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Punk in Asia?
What I find the most appealing about the Asian punk scene is the sense of community behind it
By Kat Tosi
(more articles from this author)
2013-07-15
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What Asia brings to mind for some: Overpopulation. Corruption. Smog. Ambition. Soju. Sake. Baiju. Dumplings. Martial arts. Spice. Chopsticks. Electronics. Street food. Counterfeits.

However, when most people think of Asia, pictures of pierced-tattooed-Mohawked punks are certainly not the first things that spring to mind. However, over the last 15 years, punk has established a firm foothold across Asia, which is growing as these two traditionally clashing cultures adapt to each other.

This was definitely not evident when I first moved to the region in 1999. However, as the saying goes, "Seek and you will find." You might have to dig a bit deeper to find where the concerts are taking place, but yep, they are out there. I've found punk in the cities of Asia whenever I have looked for it, from Bangkok to Tokyo, and Seoul to Beijing.

A small, graffiti covered bar called Chaos City was my first find in Northern Thailand. The outwardly timid Thais had been introduced to the world of punk by a few expats who had moved in and opened a bar there. The Thai punks formed a band. They sang in public parks. They spent hours spiking their hair with glue. They rocked, they screamed, they tossed their mic stands. And at the end of every set, the band would ever so politely ‘wai' the crowd (placing their palms and fingers together in the traditional greeting.) This always amused me: to be so punk and raucous one second and then so polite and traditional the next.

What does punk mean to punks in Asia? In my opinion, it takes more devotion and commitment to become a punk in Asia. These socially conservative and conformist/collectivist societies frown upon blatant rebellion. Dragon moms are not going to be happy about kick-ass skull tattoos and tongue piercings. Weekends are not for moshing. They are for piano or violin lessons. Look at the ‘cleansing' of punks by Indonesian police in late 2011, which involved stripping body piercings and shaving off Mohawks. It is a dramatic yet accurate symbol of how Asian authorities view the punk scene.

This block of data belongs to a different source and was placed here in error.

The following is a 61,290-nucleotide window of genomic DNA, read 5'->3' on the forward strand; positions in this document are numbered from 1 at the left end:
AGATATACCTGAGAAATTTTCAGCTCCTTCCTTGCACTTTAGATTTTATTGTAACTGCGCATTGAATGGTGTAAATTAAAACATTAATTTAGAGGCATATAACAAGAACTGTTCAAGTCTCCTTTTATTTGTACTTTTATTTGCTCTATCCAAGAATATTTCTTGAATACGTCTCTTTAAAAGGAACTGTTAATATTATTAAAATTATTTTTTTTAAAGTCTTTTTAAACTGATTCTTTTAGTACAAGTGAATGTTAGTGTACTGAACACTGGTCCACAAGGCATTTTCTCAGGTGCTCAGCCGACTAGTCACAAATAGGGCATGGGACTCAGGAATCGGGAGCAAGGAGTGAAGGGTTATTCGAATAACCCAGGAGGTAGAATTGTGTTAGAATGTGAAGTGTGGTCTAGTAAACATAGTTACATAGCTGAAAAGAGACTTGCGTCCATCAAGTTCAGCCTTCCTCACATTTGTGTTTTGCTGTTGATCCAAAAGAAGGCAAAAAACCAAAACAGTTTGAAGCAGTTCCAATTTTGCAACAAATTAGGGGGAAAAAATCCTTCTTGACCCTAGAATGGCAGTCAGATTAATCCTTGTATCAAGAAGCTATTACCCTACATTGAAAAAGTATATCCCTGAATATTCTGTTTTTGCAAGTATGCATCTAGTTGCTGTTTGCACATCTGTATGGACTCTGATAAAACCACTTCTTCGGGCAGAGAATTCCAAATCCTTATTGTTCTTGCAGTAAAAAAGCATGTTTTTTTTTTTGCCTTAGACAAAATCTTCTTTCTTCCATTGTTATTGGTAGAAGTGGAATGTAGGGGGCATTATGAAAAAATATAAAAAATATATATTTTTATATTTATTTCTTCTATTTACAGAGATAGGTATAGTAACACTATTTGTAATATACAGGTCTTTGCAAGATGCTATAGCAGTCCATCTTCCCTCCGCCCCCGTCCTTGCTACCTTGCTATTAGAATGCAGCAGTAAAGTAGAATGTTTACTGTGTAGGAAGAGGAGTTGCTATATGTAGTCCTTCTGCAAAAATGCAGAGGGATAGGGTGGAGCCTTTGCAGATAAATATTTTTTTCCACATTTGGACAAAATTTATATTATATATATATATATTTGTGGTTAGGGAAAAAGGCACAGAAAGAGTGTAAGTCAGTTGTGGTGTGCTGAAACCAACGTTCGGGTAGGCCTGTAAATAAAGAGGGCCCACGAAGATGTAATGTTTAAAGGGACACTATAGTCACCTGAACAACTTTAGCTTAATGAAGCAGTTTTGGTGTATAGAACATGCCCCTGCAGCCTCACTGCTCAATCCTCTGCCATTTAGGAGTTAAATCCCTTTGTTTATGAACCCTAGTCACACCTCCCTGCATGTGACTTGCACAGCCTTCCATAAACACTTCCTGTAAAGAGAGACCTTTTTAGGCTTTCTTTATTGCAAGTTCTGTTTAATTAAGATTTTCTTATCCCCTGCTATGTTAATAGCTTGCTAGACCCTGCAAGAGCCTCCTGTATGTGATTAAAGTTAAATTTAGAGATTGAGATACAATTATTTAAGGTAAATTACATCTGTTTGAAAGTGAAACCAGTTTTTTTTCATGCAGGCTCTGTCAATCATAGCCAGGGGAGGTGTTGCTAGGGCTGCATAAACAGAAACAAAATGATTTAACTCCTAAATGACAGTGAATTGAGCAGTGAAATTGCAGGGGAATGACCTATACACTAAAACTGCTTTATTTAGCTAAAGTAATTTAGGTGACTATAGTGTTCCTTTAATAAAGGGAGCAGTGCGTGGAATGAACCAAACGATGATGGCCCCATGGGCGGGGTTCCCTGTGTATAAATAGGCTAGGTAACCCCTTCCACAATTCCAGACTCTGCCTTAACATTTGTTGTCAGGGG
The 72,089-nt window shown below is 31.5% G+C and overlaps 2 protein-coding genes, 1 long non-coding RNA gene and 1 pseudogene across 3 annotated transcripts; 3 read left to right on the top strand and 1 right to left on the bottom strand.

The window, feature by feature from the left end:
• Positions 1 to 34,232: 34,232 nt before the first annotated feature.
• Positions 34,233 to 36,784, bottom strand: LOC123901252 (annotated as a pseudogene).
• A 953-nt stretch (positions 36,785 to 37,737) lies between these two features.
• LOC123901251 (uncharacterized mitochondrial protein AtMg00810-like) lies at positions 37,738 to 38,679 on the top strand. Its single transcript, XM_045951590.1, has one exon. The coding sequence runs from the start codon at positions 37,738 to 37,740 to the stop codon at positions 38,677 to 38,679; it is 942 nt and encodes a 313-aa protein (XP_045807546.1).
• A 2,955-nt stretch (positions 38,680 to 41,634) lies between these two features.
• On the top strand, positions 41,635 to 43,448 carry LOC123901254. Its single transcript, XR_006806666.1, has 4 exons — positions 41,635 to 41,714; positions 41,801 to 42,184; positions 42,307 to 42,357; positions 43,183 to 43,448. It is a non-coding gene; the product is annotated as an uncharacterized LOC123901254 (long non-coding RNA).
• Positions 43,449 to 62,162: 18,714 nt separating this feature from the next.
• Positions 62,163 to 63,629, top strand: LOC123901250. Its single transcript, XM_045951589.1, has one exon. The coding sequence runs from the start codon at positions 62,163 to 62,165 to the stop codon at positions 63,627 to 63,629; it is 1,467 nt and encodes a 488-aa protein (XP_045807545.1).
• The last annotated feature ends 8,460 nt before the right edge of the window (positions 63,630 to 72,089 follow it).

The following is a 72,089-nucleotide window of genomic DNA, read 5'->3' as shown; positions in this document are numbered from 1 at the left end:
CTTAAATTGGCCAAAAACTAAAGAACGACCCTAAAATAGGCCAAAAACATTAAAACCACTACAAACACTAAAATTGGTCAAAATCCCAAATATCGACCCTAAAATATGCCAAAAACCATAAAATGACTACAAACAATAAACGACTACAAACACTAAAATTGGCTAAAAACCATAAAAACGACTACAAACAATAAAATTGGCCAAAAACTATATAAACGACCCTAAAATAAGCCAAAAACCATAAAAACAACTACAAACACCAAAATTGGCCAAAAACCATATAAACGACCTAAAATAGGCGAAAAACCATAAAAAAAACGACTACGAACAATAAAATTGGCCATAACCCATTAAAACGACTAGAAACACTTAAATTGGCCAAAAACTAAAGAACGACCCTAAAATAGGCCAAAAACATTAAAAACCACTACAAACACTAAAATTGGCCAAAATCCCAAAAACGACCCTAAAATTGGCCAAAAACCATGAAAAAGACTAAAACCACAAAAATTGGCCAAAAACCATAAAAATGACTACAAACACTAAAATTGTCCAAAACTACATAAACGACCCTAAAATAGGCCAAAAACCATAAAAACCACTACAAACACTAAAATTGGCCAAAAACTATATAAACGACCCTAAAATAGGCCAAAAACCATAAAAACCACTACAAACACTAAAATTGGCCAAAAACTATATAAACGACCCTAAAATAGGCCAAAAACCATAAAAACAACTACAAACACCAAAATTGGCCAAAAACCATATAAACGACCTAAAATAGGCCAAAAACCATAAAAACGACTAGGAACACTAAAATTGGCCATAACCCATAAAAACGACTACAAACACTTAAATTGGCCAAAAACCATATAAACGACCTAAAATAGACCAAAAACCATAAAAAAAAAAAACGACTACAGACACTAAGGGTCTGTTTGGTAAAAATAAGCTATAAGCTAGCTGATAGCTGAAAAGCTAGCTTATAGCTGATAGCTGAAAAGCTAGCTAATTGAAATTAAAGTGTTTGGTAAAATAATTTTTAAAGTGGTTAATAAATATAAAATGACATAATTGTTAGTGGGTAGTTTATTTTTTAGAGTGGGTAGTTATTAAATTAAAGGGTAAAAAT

Punk in Asia can paint a very confusing picture at times. Asian skinheads. Nazi flags on bikes, bags and jackets. Hitler Chicken (a restaurant recently opened in Thailand). Nazi salutes. This is all very bizarre stuff indeed.

The swastika is an ancient symbol that has been used for over 3,000 years and is easily misunderstood. To most Asians, the swastika represents [insert religious meaning] national pride, not anti-Semitism. And Nazi fashion sense with thick-soled leather boots and muted colours of grey, tan and black have always appealed to edgy members of the underground music scene. Combining this different meaning of such a divisive symbol with the fashion of the SS, and it is easy for outsiders to misinterpret Asian punks wearing swastikas and dressing this way as hateful anti-Semites.

What I find the most appealing about the Asian punk scene is the sense of community behind it. Bands support each other. People from every race and religion gather to mosh. They talk about the music. They revel in the music. There are some truly amazing and talented bands. Of course, there is some absolute crap. But the spirit is always there.

It doesn't matter if you are into punk, thrash, metal, industrial or even indie. Everyone is in it together on the weird boat ride of Asian punk, destination unknown and negotiable. And what an AWESOME ride it is. I am curious to see how the authorities (especially in some of the more authoritarian countries) will respond to the Asian punk scene as it continues to grow in influence and popularity. This ship certainly will not sink.

Photo by Christopher Stecher (Beijing Skinhead Band: Misandao)


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